“Mistakes are the portals of discovery” - James Joyce (1882-1941)
Hurricane Sandy, the October 2012 super storm, affected every aspect of life for millions of residents along the highly populated northeast coast of the United States, and required emergency response measures from both the public and private sectors in unprecedented measures. From every event, whether a planned exercise or an actual emergency incident, lessons can be learned to improve the outcome of the next response. Emergency managers, both in municipalities and the corporate arena, should not camouflage failures or miscommunications from Hurricane Sandy or other incidents, but instead draw from the emergency response to improve disaster preparedness.
Immediately after an exercise or incident response, it is critical to conduct multi-level post incident reviews, gather conclusions from these interviews, and identify lessons learned. Emergency managers should incorporate these ideals into emergency plans, highlight any additional training measures, and inject new responses measures into exercise simulations. Companies should evaluate actual recovery times for critical business processes and attempt to mitigate any obstacles that led to perpetuating the business disruption.
The post-incident review is an evaluation of incident response used to identify and correct gaps, errors, and deficiencies, as well as determine strengths. Timing of a post-incident review is critical. An effective review requires that response and preparedness discussions take place while a disaster or exercise is fresh in the minds of decision makers, responders, regulators, and the public. From this review, lessons learned can be identified and preparedness improvement work can begin.
The post-incident review process is intended to identify which response procedures, equipment, and techniques were effective or ineffective, and the reason(s) why.
Post-incident review checklists should include, at a minimum::
- Name and typical duties of personnel being debriefed
- Date, time and location during incident
- Specific actions performed
- Responder’s view of the positive aspects of the response and areas for improvements
- Recovery time and possible mitigation measures for improvement
- Potential lessons learned
- Necessary program and plan revisions
- Effectiveness of equipment used
- Overall post-incident perception and implications on the company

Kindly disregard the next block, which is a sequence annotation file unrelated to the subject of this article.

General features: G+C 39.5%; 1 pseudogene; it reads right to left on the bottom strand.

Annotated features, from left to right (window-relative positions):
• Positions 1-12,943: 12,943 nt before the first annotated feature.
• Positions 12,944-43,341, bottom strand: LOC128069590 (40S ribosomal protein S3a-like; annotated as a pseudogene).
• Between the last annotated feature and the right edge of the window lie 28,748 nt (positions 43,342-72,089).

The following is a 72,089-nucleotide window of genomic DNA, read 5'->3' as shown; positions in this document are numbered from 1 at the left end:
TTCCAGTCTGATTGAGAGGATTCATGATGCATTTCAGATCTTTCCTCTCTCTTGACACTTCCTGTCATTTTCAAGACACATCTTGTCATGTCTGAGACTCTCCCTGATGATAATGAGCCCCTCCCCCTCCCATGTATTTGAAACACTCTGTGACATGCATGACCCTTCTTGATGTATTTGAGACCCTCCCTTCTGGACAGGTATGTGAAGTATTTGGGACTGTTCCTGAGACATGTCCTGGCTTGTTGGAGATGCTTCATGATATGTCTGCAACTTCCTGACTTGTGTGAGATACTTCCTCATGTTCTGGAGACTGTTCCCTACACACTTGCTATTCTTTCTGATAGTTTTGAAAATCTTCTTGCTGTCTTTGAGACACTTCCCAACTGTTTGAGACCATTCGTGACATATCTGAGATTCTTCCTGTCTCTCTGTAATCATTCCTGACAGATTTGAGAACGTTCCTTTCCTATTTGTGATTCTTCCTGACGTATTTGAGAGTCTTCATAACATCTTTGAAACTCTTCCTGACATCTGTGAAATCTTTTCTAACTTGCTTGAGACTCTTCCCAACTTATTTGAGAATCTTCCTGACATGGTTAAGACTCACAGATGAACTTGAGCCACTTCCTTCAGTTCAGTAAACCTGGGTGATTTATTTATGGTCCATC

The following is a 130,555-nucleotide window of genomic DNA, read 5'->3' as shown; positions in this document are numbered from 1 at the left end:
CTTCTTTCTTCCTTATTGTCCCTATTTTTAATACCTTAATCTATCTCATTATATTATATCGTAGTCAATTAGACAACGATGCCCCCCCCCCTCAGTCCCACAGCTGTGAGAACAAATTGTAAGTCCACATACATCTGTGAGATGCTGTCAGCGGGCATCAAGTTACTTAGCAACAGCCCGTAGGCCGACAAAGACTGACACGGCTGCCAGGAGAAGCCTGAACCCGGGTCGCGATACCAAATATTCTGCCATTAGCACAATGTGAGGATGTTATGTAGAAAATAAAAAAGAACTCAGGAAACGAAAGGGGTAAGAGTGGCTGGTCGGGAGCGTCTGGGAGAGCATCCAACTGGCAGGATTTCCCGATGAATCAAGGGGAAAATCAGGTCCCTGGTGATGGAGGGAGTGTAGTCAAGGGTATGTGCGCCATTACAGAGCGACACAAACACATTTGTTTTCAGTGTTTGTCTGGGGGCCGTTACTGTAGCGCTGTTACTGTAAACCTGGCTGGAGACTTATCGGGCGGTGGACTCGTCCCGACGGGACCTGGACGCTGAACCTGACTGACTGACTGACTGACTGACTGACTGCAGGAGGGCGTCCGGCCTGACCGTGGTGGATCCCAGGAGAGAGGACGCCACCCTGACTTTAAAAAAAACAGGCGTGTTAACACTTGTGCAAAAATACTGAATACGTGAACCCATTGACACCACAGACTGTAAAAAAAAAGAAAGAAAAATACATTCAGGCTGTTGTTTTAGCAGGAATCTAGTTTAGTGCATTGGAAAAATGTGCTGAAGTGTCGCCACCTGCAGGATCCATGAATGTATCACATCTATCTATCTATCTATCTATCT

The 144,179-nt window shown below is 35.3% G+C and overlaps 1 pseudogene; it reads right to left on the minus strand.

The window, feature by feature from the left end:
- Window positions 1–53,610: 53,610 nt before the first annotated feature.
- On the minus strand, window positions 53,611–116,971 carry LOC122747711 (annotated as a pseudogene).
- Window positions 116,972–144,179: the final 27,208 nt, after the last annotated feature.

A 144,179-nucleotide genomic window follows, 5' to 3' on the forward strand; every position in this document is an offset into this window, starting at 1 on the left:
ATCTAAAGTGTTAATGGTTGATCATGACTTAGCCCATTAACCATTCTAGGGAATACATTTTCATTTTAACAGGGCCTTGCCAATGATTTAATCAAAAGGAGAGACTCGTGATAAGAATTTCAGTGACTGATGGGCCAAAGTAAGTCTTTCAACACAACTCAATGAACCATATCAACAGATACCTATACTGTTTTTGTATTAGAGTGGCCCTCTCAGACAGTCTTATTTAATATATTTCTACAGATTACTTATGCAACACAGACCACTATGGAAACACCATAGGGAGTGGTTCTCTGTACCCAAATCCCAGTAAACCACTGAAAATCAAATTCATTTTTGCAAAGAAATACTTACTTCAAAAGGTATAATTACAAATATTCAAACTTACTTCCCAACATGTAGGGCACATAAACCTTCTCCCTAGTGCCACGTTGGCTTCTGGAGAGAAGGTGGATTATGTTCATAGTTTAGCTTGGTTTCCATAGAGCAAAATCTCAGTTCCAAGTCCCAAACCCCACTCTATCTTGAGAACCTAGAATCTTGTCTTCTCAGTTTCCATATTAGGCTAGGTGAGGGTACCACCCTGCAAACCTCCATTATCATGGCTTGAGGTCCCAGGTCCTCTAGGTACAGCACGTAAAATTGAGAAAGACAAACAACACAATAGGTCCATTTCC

Key areas of consideration1 that should be analyzed by a review team can include, at a minimum:
- Mobilization procedures for personnel and equipment
- Implementation plans and procedures
- Internal and external communications
- Management and coordination of emergency response
- Stakeholder reaction
- The short and long term consequences of the incident
Emergency response shortfalls can come from a variety of areas or functions. Applying lessons learned to a crisis management or emergency response program allows procedures to align with proven and realistic scenarios. Utilizing this information provides emergency managers the means of improving applicable programs to better prepare for future situations.
The following five concepts should be examined and incorporated for lesson learned preparedness.
- Unidentified potential risk or hazard: A hazard and vulnerability analysis should be performed, and processes and procedures should be developed and added to the plans.
- Management gaps and weaknesses: If the post incident reviews revealed weaknesses or gaps in the organization, the emergency response management structure should be modified and emergency plans revised.
- Ineffective policies and procedures: If the policies and procedures fail to address key issues during the incident, policies and procedures need to be modified to address inadequacies.
- Lack of response proficiency: If response was faulty due to deficient training, exercising, or planning, these efforts should be amplified and personnel should be familiarized with these modifications
- Planning deviations: If participants successfully diverged from existing processes, procedures, or plans, these areas should be modified to reflect the reality of the performance.
Applying lessons learned to an emergency management program enables the ability to use experiences as a means to improve preparedness for future emergency scenarios. By analyzing the past, executing enhancements, and reinforcing strengths, companies and municipalities will be better prepared to not repeat history.
For tips and best practices on designing a crisis management program, download Best Practices for Crisis Management.